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Judge Strikes Down Citizens' Water Authority Law

City administration successfully challenges law that would have required voter approval for an MUA

Judge Strikes Down Citizens' Water Authority Law

A judge in Newark Monday overturned a citizen-driven ordinance that would have prevented the creation of a water utility without a public vote, NJ.com reported.

The Web site also quoted supporters who said they may appeal the ruling once the judge’s written decision is released next month.

The administration of Mayor Cory Booker had previously proposed a municipal utility authority, or MUA, to run the city’s water and sewer operations as a way to raise a half-billion in cash needed for repairs to the system. The move would create an agency not directly answerable to city government and able to raise its own funds through borrowing.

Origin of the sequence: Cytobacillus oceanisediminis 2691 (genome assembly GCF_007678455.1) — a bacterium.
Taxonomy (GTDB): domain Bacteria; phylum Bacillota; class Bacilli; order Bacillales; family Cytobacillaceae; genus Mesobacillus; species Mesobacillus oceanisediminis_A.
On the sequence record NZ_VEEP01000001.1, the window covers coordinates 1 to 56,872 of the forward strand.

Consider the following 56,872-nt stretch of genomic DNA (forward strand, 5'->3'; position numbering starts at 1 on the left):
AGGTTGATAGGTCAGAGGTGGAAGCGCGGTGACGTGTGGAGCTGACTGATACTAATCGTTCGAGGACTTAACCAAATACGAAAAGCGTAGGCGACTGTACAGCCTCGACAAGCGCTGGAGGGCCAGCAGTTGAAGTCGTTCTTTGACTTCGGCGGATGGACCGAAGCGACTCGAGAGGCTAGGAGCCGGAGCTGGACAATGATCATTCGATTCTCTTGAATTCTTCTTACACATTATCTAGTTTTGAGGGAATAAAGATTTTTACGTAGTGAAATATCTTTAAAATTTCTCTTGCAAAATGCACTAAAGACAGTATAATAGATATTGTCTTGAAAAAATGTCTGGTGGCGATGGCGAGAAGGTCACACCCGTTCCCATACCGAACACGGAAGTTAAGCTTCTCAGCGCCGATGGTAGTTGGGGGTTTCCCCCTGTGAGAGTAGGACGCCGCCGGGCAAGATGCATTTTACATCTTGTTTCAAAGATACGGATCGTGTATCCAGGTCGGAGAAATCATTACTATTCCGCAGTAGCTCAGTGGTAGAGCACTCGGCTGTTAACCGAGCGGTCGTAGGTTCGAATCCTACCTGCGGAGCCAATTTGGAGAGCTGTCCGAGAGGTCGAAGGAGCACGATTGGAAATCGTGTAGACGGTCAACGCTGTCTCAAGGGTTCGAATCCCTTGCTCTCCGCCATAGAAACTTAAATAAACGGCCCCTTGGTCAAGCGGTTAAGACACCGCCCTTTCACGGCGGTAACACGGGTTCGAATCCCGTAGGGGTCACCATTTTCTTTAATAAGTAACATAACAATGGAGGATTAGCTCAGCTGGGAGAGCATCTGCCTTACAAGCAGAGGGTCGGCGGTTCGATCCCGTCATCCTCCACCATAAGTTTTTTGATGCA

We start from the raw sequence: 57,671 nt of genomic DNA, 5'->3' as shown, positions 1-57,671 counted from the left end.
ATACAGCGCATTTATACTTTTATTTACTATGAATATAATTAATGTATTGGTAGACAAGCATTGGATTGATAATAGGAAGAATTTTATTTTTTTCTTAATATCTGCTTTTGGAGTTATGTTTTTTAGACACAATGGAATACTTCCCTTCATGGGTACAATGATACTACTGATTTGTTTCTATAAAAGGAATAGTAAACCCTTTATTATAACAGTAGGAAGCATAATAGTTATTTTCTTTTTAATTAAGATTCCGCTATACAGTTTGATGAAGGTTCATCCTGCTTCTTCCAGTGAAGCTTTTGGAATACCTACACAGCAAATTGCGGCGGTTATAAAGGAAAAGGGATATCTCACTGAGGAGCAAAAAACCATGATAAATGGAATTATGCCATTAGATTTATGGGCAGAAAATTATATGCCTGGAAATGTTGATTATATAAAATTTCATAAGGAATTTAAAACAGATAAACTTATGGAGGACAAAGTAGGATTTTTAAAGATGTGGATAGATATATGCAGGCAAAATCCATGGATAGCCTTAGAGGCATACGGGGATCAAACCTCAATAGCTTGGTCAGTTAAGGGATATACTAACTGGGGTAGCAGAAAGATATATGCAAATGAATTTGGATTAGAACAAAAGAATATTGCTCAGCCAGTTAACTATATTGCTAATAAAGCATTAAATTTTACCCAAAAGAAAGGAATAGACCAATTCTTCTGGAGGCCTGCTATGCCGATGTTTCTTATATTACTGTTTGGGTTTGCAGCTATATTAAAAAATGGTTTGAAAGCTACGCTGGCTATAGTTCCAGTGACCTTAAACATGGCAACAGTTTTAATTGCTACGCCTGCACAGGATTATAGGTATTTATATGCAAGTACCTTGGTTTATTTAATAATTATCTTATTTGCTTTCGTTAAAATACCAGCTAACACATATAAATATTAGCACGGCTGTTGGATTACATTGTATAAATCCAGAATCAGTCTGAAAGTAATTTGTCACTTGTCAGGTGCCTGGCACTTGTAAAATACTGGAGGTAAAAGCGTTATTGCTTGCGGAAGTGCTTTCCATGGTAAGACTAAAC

Opponents, fearing the loss of local control over the city’s water system, gathering more than 5,000 signatures this summer. The Newark Municipal Council, compelled by state law to vote on the ordinance, enthusiastically approved it last month.

But on the very day the ordinance became city law, the Booker administration filed the court challenge, successfully arguing in part that the law would limit the ability of future elected officials' to make a decision on an MUA.

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